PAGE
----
Tuesday, 24 July 2012

Press Day #globalfeast

Yesterday, after a month of rain, the sun shone. Suddenly, Stratford looks just fine. The kitchen has come down from Lincolnshire, with Col Rich, who worked for me at Bestival last year, and has been installed.
There were glitches: the walk-in cold room (cheaper and more efficient than say, getting 3 fridges) wouldn't fit at the back of the kitchen and is now jutting out at the front. Although the gap was measured, they reckoned without an iron post on one side and a step on the other.
Oops!
The build or, as those in the event biz call it, the 'get in', is always satisfying. Suddenly that project you've been working on for months or weeks looks almost feasible.
In a parallel world, I wonder how it must feel to be Danny Boyle right now. He's the designer and choreographer of the Olympic opening ceremony. Whatever my worries and frustrations, his must be on a mammoth scale. Things are never quite as you expect them to be.
At the entrance to Global Feast, there is an Olympic information booth, with the London Olympic colours, a bright fluo pink. Around it are a pink telephone box (in the classic GPO style) and other pink painted furniture. It had to be sent back yesterday, it was all the slightly wrong shade of pink. Three thousand of these pink telephone boxes have been sent around London and they all have to be collected and repainted, in time for the opening ceremony.
The table: is being built. Imagine the most complex Ikea kit ever. The diagrams are mind-boggling. Fortunately numbers have been intricately scored into the table, which makes it easier to put together. One of the build volunteers, a lovely Spanish guy called Hannibal, is so excited: "I LOVE this!" he said "This project is so fantastic! I am so happy to be doing this". He's an architect himself, and he is in seventh heaven.
Global Feast is a marriage of design and food. When I was casting around for guest chefs, concentrating on supper clubs from around the world, one of the first people to say yes was Yuki Gomi of the Japanese supper club Yuki's kitchen. Her husband is an architect. "He said I must say yes" said Yuki. "It is very interesting".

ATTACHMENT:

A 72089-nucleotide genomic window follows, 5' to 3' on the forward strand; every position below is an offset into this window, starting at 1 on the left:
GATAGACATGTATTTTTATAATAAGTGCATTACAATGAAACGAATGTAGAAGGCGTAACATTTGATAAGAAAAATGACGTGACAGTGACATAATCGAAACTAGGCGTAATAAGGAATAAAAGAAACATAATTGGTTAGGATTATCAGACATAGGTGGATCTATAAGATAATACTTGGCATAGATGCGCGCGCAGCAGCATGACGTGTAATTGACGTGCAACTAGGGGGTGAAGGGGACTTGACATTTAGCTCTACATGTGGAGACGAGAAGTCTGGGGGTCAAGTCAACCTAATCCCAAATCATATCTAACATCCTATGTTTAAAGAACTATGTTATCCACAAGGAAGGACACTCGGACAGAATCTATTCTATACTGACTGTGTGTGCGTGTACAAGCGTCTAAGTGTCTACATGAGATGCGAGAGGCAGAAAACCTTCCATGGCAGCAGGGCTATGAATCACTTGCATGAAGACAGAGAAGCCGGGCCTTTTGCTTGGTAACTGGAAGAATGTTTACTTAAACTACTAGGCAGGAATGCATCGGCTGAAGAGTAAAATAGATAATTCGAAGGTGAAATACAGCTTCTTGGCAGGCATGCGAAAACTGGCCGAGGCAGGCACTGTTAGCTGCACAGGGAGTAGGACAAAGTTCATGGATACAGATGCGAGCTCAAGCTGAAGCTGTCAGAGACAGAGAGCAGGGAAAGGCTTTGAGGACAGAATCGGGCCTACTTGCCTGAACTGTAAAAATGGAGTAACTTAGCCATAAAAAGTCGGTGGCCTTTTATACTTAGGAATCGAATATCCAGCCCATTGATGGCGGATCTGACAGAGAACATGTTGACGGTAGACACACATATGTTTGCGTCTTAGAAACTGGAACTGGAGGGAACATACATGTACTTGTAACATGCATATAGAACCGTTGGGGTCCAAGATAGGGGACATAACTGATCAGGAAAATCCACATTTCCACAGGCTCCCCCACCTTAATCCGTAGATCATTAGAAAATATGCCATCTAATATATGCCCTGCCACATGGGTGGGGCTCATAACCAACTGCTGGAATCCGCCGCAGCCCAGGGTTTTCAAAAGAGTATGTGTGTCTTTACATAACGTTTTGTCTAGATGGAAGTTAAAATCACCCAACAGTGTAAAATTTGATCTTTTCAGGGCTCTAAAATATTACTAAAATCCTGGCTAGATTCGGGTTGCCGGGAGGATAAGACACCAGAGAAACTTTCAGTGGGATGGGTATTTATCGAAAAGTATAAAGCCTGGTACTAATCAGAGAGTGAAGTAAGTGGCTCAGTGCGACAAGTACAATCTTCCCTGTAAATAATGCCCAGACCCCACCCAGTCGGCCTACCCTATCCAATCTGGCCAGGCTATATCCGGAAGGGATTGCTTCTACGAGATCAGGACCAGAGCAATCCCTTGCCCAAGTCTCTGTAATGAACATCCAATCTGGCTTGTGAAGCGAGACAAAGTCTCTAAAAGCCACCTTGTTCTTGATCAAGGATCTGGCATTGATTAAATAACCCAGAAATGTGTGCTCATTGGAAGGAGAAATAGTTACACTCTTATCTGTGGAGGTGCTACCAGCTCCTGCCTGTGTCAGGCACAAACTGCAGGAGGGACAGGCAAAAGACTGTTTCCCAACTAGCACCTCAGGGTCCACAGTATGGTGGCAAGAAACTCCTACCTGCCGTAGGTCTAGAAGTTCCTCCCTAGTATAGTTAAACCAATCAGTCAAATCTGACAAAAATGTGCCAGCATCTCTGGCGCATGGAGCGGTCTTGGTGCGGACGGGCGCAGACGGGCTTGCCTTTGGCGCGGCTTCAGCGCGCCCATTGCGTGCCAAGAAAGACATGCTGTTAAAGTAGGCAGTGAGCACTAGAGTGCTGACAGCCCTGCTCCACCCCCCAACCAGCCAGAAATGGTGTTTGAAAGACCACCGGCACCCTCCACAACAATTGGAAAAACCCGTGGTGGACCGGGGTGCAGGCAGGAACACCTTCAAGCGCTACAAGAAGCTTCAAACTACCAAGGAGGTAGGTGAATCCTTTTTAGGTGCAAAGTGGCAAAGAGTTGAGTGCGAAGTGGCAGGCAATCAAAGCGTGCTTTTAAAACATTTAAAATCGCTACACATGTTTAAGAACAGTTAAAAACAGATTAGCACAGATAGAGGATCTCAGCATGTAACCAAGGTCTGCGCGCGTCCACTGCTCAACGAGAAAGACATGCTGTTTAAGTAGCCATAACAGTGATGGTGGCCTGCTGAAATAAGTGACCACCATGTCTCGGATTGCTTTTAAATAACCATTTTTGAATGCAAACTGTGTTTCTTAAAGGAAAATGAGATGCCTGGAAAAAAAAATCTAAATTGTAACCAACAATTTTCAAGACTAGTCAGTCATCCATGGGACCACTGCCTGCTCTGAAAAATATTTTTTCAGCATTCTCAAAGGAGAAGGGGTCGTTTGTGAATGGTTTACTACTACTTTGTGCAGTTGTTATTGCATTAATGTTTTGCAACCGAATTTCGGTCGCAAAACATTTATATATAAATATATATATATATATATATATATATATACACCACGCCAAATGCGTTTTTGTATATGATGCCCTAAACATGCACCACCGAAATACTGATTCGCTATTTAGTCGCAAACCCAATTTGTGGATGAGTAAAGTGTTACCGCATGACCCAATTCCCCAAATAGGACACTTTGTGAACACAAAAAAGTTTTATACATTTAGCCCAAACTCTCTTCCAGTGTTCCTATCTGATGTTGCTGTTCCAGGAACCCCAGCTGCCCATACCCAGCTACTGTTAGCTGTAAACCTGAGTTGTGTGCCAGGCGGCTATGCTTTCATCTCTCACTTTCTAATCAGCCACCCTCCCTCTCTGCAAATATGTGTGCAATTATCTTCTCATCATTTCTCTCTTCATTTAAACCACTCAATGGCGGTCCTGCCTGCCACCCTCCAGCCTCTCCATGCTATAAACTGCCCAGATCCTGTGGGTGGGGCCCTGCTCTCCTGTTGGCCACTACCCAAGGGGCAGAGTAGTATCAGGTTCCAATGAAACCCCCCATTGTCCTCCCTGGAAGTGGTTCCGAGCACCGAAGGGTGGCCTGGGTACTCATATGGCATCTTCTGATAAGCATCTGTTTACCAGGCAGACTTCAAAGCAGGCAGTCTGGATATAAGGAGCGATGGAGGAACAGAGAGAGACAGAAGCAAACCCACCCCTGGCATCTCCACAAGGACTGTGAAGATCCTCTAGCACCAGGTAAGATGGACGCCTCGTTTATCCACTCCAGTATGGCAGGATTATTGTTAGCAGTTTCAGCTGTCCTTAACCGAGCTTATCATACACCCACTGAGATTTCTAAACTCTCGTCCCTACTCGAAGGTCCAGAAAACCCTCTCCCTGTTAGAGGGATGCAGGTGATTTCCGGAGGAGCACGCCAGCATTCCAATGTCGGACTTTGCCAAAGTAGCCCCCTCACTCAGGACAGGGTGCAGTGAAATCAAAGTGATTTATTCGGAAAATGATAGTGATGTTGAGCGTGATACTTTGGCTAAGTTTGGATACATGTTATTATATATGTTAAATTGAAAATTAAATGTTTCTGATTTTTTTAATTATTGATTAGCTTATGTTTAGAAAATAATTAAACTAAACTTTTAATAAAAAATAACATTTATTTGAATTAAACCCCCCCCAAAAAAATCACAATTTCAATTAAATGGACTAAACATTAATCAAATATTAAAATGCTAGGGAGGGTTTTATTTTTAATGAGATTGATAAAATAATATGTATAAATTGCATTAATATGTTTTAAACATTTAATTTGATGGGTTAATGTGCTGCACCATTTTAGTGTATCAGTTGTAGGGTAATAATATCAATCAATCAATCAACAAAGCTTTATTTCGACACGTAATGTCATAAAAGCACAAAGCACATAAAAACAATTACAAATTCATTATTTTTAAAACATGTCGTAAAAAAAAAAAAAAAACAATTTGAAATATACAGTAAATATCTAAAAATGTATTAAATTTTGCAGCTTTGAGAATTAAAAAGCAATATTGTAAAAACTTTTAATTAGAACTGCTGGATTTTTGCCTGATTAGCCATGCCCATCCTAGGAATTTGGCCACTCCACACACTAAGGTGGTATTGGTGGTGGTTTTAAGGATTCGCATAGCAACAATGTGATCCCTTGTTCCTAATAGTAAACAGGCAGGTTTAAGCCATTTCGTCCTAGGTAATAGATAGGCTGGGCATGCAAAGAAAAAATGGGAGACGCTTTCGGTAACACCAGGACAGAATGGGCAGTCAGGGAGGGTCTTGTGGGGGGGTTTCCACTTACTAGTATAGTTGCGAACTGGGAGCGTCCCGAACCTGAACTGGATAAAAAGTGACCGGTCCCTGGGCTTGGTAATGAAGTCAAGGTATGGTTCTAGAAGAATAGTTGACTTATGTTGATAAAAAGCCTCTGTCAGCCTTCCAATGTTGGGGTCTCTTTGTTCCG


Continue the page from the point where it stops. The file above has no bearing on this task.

As well as organising the chefs and menus, I've been tapping up all my contacts for sponsors. No money but very generous actual stuff. On the right, Green pans are fantastic, a healthy ceramic surface non-stick pan that I will use throughout Global Feast and Bestival. On the left, a far cry from my usual junk shop vintage style, bright modern plastics from Joseph Joseph and Bodum that go perfectly with this worldscape table. 
Later today we will have our press launch. Twenty supper clubs and chefs will be bringing canapes from around the world. I've been sourcing maps and cutting them out with scalloped craft scissors, I will try to plate the appropriate canape on the appropriate map. Trouble was, it's easier to find road maps of Slough than it is of say, Tanzania, where one supper club hostess, Selina Rajan of Kuhama supper club hails from. Some of the exotic canapés may be nestling upon some very pedestrian road maps.

I love fresh flowers but they cost, so for table decorations I called upon talented crafters to make paper flowers from maps. Clare of my favourite local flower shop Achillea Flowers made some blousy poppies from a large scale A to Z. Dionne Leonard, a contact from Twitter, is sending some map roses.
The teen spent Sunday making global cake pops. Last night we decorated them, painstakingly trying to render them as geographically accurate as possible. There is nothing like staring at a globe for hours, trying to paint the continents in green chocolate on a blue ball of cake, to make you truly absorb the shape of our world. Hawaii! It's so far away, so isolated. Bang in the middle of the Pacific, in the big blue stretch of sea that separates a third of the globe, from the Americas to Europe. Australia, we decided, looked like a peanut shape. This led onto a discussion about global maps. I remember when I travelled through Tibet, seeing an unrecognisable world map, where China was central. Australia, on the other hand, up-ends the globe, refusing to be down under. "Who's to say what North is?" 
"Er, the compass?" I retort.
But it is true that the familiar worldscape is Northern and Eurocentric. Britain is almost as large as Spain.

Clockwise L to R: Hannibal points to his home town in Spain; coast; a Brazil shirt dumped on Brazil; layers

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